The idea that everything is purposeful really changes the way you live. To think that everything that you do has a ripple effect, that every word that you speak, every action that you make affects other people and the planet. ~Victoria Moran
“What difference does it make?!”
I’ve said that a lot lately.
What difference does it make if I don’t return that call? What difference does it make if I give that client 88% instead of 100%? What difference does it make if I finish that jar of almond butter… with a spoon? If I don’t check in with my partner tonight? If I finish off the bottle of wine? If I accept the friend request from an old beau? If I cancel coffee with a friend because I’m not feeling it? If I cut my workout short? If I miss church this year, err week? If I tell a white lie, if I hold back my feelings, if I call in sick to binge watch Netflix, if I ignore the lady at the grocery store with 3 kids who can’t afford everything on the belt? I’ve got so much going on, I don’t have time to call – I’ll text. Or better yet, I’ll add him to my “to do” list.
What difference does it make?
In the late 1960’s my father was the pastor of a church in the Boston ‘burbs. There were many young families but five were about the same age, raising young children, figuring it all out. They became friends through their shared faith, summered together at Camp-of-the-Woods, a Christian retreat, investing in each other. This month, by nothing more than chance, I connected with multiple generations of these families – ties that are sixty years in the making. In fact, three of these families passed through my parents home within ten days of each other and didn’t even know it.
I can write books about each family – about their influence on MY life, even though I came into the world a decade (or two) after they all met. They invested in me and it made all the difference.
Mary Ohman came to Gordon College to visit me freshman year and took me shopping. Herb Hess “anonymously” paid to repair my broken down Saab while I was driving to his wife’s funeral. Diana Bennett stayed up into the night to hem my skirt before a big event with my Boston firm.
A shirt, a repair, a hem – what difference does it make?
Investing in people. Serving people. Investing in generations. Serving for generations. It makes all the difference.
Towards the end of the Vietnam War a young officer named Al Shine was healing from his wounds and invested his family in my father’s church. A few years later, he was teaching at West Point and was one of the influences for my father taking the Chaplaincy there. Two decades later, Col. Shine was my brother’s ROTC Commander at Wheaton College. Now retired near the Army War College in Pennsylvania, we still run into people who have been influenced by him. “This little light of mine, I’m going to let it Shine…”
A young minister and his family invested in people. They invested in people. Those people continue to invest in others.
A few weeks ago I was fortunate to participate in West Point Founders Day in Oklahoma City. My dinner guest and weekend host was Jody Shine, the next generation. Although we hadn’t seen each other in decades, not a day had passed. Do you have those friendships? Are you creating those legacy friendships now? Are you creating them for your children? Are you investing in them for your grandchildren?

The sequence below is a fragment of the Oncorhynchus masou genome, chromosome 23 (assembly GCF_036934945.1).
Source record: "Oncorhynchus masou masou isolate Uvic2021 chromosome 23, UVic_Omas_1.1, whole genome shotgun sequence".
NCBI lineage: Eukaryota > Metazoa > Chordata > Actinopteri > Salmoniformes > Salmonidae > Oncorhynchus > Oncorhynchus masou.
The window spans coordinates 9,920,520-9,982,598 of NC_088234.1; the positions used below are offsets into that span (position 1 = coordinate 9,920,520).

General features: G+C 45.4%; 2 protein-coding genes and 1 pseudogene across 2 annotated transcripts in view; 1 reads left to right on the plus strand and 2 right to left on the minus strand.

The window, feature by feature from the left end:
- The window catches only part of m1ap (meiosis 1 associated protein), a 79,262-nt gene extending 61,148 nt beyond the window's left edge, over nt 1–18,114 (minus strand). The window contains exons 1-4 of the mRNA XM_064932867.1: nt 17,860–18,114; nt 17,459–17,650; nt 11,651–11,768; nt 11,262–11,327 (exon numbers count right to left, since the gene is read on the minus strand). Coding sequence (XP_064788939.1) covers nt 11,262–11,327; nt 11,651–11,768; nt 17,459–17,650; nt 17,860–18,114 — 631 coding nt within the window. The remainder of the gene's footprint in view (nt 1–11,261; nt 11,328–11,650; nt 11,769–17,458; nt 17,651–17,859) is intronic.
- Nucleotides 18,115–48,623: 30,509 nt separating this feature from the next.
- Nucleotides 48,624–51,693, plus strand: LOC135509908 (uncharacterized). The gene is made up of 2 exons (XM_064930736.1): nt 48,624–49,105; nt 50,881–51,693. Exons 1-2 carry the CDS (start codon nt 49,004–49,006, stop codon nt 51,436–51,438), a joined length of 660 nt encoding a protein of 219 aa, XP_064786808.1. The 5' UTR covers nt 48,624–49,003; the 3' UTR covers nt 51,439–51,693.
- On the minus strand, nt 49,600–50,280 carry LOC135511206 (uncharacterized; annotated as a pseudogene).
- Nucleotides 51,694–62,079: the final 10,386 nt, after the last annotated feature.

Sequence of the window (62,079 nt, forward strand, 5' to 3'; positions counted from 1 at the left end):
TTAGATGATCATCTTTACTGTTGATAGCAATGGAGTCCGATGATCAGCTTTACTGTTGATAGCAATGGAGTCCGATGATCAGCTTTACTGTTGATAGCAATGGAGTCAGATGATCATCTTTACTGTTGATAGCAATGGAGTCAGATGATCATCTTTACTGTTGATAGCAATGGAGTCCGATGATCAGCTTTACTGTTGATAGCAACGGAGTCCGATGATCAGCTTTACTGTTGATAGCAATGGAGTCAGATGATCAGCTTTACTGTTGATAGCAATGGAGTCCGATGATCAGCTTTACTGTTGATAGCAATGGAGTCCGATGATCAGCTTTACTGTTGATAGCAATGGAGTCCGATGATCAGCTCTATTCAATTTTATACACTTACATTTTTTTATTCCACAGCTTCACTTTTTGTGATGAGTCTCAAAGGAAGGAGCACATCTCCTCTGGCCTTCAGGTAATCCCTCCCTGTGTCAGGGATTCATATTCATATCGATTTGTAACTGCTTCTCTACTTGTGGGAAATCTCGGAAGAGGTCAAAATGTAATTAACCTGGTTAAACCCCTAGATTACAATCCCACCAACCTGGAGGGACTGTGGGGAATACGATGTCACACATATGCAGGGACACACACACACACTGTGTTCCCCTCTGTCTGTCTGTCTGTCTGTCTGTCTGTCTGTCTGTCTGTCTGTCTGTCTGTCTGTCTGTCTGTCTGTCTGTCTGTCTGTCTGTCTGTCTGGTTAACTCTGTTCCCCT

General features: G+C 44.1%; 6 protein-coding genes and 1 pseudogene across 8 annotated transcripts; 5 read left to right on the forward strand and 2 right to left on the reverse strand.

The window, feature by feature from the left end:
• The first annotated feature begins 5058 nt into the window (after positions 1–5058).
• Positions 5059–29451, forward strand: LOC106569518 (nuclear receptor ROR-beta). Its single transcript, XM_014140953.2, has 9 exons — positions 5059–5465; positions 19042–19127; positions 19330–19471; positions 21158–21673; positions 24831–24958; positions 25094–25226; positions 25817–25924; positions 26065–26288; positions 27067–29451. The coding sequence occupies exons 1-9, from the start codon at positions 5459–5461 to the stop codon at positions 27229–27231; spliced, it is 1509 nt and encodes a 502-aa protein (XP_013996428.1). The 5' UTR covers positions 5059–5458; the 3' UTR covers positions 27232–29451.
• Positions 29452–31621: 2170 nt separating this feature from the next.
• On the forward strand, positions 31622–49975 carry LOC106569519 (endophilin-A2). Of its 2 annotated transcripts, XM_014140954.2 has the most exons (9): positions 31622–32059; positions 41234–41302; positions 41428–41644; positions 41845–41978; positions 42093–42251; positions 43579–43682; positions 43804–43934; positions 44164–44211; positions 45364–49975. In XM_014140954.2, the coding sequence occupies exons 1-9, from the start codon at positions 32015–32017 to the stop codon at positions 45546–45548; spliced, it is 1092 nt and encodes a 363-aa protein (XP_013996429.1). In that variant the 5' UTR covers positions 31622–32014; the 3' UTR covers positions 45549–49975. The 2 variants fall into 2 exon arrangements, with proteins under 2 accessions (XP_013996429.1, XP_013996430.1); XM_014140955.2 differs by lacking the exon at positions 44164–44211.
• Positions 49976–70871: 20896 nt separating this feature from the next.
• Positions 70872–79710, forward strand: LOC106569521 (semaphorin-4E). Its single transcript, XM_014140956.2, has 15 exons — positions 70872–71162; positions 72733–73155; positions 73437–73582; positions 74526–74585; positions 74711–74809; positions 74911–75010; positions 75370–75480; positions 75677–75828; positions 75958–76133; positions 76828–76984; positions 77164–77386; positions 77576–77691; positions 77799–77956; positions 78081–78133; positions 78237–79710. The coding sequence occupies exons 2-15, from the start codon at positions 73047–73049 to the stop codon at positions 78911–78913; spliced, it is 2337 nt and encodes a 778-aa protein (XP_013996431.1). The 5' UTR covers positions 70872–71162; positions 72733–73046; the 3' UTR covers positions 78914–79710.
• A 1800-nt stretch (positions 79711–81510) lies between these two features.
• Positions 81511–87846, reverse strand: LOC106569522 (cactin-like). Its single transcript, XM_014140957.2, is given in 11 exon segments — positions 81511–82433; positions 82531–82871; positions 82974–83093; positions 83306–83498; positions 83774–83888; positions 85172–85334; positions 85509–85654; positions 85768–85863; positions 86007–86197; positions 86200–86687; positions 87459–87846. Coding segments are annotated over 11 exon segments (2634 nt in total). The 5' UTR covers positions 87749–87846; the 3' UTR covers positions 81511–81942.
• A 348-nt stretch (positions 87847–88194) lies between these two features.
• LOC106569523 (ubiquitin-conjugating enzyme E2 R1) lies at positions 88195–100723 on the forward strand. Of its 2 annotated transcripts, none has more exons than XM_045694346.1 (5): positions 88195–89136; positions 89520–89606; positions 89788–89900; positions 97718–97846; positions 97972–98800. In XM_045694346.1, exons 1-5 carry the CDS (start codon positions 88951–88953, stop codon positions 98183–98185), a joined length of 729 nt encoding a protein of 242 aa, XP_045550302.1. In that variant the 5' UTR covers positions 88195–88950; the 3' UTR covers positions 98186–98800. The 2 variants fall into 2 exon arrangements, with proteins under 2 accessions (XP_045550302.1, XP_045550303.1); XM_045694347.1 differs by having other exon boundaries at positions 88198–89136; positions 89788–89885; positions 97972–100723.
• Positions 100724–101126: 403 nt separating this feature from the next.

At the Founders Day dinner, the “oldest grad” got up to speak. Class of 1969, he spoke of the trials of Vietnam and of the importance of family and friends. He mentioned his 19 classmates who died in war. Jody grabbed my hand. One of those 19 classmates that died was her Uncle Jonathan Shine – a pebble that continues to produce ripples 50 years after his death.
If you ever go or have gone to the Cadet Chapel at West Point, there is a perpetually burning candle on the right side to remember those who died in war. It’s the Jonathan Shine candle. If you’ve ever been a part of Officer Christian Fellowship, the Jonathan Shine award is given to the OCF President upon graduation. “This little light of mine, I’m going to let it Shine…”
After the dinner in OKC, I introduced the gentleman that spoke to Jody and then left them to their remembrances and embraces. “They are here in ghostly assemblage. The men of the Corps long dead. And our hearts are standing attention, while we wait for their passing tread.”
After our weekend, when Jody dropped me off at the airport, just as I was getting out of the car she grabbed my hand and she prayed over me. She prayed for my safety, for my heart, for my family. She prayed that we will always be close. “This little light of mine, I’m going to let it Shine…”
What would happen if we prayed not just for but over people? What would happen if, no matter where you are in your faith walk, we prayed over our friends? Our family? Our neighbors? Other than being a tad awkward at times, what difference would it make?
I propose investing in people for the long haul – not for the Memorial Day BBQ but for your children’s children, makes a difference.
I propose intentionally serving others, not as a side note but like you’re on a mission to CHANGE THE WORLD, makes a difference.
I propose intentionally putting God at the center of all relationships makes a difference.
We are all pebbles. How we live our lives on a daily basis will be reflected in the ripples we produce for generations. Remember that as you go about your daily life. Be the person of character now. Don’t wait.
It makes all the difference.
“Let it Shine, let it Shine, let it Shine.”
And Run to Win.